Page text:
Raised in a musical family, albeit a destitute family, Hans played at least four instruments. He attended the Hoch Conservatory in Frankfurt, and his first appointment as conductor was in 1921. He later recalled that he was used to “the whistling, ranting and raging” with which the public greeted his Hindemith, Stravinsky and Schoenberg with the Mainz Symphony in Germany.
Rosbaud’s main task in Mainz was to direct the music school, and he continued this educational approach to his career after 1929, conducting the Frankfurt Radio Symphony. Rosbaud lectured on the orchestral instruments, wrote pieces such as a fughetta for three bassoons as illustrations, and lectured on Wagner before giving act-by-act broadcasts of the ‘Ring’. Bartok, Stravinsky and other composers came to perform; Schoenberg spoke about his ‘Variations’, with Rosbaud giving examples, and also sent thoughts on ‘Brahms the Progressive’.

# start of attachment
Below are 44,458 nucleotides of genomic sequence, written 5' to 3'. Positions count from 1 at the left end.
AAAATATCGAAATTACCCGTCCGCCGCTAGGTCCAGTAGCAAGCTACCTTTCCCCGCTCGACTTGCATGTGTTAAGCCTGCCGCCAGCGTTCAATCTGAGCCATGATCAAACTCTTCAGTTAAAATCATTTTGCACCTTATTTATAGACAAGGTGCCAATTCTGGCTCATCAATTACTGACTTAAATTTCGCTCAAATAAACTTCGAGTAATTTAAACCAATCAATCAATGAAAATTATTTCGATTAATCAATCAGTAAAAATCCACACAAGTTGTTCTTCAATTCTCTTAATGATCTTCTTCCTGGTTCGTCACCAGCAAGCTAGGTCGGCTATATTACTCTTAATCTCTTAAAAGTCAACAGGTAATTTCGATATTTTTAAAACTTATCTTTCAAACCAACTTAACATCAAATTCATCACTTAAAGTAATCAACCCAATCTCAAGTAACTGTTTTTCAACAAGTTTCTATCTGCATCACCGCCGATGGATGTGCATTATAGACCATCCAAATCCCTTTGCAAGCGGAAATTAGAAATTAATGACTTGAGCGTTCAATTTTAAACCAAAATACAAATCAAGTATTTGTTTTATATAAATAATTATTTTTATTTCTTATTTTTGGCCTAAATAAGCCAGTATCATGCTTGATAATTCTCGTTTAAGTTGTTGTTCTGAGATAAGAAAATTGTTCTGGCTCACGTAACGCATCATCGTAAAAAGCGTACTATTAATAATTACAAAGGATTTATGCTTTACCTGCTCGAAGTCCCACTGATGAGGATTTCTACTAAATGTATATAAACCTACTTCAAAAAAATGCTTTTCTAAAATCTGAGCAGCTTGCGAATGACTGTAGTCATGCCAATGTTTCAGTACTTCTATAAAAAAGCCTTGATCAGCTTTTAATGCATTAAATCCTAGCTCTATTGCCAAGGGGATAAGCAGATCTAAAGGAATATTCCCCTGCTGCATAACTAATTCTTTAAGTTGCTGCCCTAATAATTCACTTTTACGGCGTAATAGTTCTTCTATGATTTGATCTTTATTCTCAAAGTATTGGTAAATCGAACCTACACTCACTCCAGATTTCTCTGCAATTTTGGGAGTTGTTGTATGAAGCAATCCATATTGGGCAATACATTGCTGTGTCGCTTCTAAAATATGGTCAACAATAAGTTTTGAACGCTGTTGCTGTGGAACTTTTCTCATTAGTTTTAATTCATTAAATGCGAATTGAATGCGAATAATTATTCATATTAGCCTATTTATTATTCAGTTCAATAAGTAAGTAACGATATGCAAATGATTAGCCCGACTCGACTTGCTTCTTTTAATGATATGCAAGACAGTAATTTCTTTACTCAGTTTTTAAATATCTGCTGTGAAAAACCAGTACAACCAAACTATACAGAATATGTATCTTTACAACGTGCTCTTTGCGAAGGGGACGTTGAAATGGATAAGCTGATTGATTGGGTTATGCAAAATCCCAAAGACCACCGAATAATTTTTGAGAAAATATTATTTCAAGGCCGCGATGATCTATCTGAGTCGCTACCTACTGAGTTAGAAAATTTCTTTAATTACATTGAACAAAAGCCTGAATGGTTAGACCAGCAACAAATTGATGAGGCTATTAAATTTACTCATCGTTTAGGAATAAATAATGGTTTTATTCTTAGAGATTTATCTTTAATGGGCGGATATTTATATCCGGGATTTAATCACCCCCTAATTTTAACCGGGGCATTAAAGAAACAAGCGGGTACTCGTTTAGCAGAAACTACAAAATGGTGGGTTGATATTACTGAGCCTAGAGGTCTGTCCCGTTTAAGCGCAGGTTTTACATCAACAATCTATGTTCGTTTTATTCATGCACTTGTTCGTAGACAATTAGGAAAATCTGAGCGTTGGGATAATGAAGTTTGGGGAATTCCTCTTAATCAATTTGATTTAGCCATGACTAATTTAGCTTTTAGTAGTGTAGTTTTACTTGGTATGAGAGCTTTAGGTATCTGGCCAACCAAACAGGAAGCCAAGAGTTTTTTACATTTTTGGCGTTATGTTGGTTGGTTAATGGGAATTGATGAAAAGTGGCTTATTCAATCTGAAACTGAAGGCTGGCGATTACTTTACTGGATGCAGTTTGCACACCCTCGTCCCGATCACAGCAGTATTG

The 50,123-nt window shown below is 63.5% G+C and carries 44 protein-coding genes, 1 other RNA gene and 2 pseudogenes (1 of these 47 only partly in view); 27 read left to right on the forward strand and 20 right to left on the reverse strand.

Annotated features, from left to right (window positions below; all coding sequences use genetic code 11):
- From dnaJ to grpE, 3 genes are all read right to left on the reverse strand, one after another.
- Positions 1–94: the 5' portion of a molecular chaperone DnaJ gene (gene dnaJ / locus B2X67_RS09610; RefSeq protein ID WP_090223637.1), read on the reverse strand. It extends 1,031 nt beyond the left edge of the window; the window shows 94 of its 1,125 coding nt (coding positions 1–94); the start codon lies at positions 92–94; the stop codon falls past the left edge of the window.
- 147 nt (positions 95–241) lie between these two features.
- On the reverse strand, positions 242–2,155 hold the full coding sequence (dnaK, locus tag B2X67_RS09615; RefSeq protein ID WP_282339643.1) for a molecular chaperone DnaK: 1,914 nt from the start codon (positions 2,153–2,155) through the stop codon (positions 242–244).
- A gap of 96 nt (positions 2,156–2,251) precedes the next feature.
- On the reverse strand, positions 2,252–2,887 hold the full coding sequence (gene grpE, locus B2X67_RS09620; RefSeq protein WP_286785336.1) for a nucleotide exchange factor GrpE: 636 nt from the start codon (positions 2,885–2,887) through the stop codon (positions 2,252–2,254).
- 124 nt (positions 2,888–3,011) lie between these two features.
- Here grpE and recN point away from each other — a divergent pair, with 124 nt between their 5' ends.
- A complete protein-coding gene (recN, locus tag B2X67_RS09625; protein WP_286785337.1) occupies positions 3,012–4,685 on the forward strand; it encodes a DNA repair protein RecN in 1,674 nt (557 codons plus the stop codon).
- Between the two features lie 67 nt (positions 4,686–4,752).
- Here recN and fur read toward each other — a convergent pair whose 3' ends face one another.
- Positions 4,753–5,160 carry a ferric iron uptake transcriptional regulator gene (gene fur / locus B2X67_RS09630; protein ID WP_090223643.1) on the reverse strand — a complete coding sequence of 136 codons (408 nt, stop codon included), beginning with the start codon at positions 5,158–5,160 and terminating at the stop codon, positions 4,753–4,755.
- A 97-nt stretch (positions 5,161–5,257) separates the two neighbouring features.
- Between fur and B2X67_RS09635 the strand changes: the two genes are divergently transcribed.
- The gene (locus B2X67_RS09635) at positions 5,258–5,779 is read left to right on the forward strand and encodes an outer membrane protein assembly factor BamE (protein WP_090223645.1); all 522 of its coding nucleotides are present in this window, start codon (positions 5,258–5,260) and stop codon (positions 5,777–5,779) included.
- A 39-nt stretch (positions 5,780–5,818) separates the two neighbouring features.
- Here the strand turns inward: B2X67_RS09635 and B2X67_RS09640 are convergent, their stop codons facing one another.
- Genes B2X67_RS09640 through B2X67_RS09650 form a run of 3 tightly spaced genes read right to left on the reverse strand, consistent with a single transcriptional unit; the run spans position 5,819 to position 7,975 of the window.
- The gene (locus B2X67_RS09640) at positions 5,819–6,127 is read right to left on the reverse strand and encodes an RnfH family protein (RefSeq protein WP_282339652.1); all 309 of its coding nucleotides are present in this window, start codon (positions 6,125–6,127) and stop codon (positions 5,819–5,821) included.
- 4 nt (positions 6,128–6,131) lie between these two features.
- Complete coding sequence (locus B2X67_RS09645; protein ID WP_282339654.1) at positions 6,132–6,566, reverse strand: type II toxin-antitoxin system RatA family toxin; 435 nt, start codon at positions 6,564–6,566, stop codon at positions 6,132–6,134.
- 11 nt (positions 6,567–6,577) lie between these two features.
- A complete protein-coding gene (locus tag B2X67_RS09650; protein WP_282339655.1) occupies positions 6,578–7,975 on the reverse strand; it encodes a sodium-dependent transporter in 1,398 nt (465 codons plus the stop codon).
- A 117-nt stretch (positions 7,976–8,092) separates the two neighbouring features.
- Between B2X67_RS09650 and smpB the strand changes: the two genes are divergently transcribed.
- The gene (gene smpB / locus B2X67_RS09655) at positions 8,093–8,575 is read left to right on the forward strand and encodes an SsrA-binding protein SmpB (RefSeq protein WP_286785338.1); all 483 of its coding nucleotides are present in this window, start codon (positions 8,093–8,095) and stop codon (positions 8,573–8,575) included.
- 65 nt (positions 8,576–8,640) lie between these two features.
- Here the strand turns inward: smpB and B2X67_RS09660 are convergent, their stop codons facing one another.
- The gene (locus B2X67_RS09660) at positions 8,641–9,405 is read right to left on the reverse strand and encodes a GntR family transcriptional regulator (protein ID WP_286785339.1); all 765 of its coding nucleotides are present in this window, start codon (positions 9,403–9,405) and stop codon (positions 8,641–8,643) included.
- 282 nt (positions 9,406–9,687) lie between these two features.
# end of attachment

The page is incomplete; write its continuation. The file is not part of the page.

Even before Hitler came to power in 1933, Rosbaud’s tastes caught the attention of what he told Stravinsky was a “chauvinist movement.” Forced to enlist a family friend in Graz as a fake father to showcase his Aryan heritage, Rosbaud found that his once-praised support for a particular strand of new music was now causing him trouble, not least when a disgruntled subordinate reported him to the Gestapo in 1936 for seeing music “in a Jewish sense”. He assured exiled composers that he would stay with them and tried, unsuccessfully, to find a job in the United States. He left Frankfurt in 1937 for Münster.